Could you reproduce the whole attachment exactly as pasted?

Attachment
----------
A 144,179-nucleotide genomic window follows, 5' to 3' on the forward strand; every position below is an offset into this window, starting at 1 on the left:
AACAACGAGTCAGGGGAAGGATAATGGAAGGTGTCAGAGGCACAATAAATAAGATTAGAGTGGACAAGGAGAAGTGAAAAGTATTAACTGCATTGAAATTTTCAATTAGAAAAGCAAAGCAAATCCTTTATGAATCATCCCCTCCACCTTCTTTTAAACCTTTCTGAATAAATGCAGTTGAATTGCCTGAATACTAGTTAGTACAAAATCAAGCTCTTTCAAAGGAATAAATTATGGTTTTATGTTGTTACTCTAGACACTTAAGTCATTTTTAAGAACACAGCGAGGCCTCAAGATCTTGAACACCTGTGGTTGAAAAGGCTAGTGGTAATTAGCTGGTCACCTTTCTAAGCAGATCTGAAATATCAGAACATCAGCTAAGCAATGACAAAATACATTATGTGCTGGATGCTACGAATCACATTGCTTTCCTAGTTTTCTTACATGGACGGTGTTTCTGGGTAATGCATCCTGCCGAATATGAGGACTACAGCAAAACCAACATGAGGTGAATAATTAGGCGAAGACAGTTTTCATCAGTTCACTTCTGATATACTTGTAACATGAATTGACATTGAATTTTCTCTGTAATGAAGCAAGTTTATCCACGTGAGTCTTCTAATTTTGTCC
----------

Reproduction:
A 144,179-nucleotide genomic window follows, 5' to 3' on the forward strand; every position below is an offset into this window, starting at 1 on the left:
AACAACGAGTCAGGGGAAGGATAATGGAAGGTGTCAGAGGCACAATAAATAAGATTAGAGTGGACAAGGAGAAGTGAAAAGTATTAACTGCATTGAAATTTTCAATTAGAAAAGCAAAGCAAATCCTTTATGAATCATCCCCTCCACCTTCTTTTAAACCTTTCTGAATAAATGCAGTTGAATTGCCTGAATACTAGTTAGTACAAAATCAAGCTCTTTCAAAGGAATAAATTATGGTTTTATGTTGTTACTCTAGACACTTAAGTCATTTTTAAGAACACAGCGAGGCCTCAAGATCTTGAACACCTGTGGTTGAAAAGGCTAGTGGTAATTAGCTGGTCACCTTTCTAAGCAGATCTGAAATATCAGAACATCAGCTAAGCAATGACAAAATACATTATGTGCTGGATGCTACGAATCACATTGCTTTCCTAGTTTTCTTACATGGACGGTGTTTCTGGGTAATGCATCCTGCCGAATATGAGGACTACAGCAAAACCAACATGAGGTGAATAATTAGGCGAAGACAGTTTTCATCAGTTCACTTCTGATATACTTGTAACATGAATTGACATTGAATTTTCTCTGTAATGAAGCAAGTTTATCCACGTGAGTCTTCTAATTTTGTCC